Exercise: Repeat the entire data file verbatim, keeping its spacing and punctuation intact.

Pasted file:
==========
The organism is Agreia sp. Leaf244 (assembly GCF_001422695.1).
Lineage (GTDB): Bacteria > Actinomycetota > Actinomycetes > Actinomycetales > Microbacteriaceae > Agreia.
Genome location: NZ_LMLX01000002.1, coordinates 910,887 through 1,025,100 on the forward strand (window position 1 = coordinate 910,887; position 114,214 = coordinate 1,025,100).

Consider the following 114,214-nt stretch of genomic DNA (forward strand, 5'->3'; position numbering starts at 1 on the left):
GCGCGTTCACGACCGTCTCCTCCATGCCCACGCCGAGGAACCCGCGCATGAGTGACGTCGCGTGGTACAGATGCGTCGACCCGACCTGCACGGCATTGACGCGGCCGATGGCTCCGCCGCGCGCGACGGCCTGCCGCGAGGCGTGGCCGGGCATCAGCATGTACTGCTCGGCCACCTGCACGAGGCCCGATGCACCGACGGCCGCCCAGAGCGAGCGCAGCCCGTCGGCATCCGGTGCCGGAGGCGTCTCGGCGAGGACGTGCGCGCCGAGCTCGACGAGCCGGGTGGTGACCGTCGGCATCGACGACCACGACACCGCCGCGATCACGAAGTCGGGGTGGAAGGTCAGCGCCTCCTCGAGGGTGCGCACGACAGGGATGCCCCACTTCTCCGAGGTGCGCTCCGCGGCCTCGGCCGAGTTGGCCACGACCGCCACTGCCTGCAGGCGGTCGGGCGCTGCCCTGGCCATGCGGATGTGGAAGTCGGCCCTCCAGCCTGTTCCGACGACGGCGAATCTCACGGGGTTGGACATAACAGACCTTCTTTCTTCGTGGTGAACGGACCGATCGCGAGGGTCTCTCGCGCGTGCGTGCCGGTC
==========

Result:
The organism is Agreia sp. Leaf244 (assembly GCF_001422695.1).
Lineage (GTDB): Bacteria > Actinomycetota > Actinomycetes > Actinomycetales > Microbacteriaceae > Agreia.
Genome location: NZ_LMLX01000002.1, coordinates 910,887 through 1,025,100 on the forward strand (window position 1 = coordinate 910,887; position 114,214 = coordinate 1,025,100).

Consider the following 114,214-nt stretch of genomic DNA (forward strand, 5'->3'; position numbering starts at 1 on the left):
GCGCGTTCACGACCGTCTCCTCCATGCCCACGCCGAGGAACCCGCGCATGAGTGACGTCGCGTGGTACAGATGCGTCGACCCGACCTGCACGGCATTGACGCGGCCGATGGCTCCGCCGCGCGCGACGGCCTGCCGCGAGGCGTGGCCGGGCATCAGCATGTACTGCTCGGCCACCTGCACGAGGCCCGATGCACCGACGGCCGCCCAGAGCGAGCGCAGCCCGTCGGCATCCGGTGCCGGAGGCGTCTCGGCGAGGACGTGCGCGCCGAGCTCGACGAGCCGGGTGGTGACCGTCGGCATCGACGACCACGACACCGCCGCGATCACGAAGTCGGGGTGGAAGGTCAGCGCCTCCTCGAGGGTGCGCACGACAGGGATGCCCCACTTCTCCGAGGTGCGCTCCGCGGCCTCGGCCGAGTTGGCCACGACCGCCACTGCCTGCAGGCGGTCGGGCGCTGCCCTGGCCATGCGGATGTGGAAGTCGGCCCTCCAGCCTGTTCCGACGACGGCGAATCTCACGGGGTTGGACATAACAGACCTTCTTTCTTCGTGGTGAACGGACCGATCGCGAGGGTCTCTCGCGCGTGCGTGCCGGTC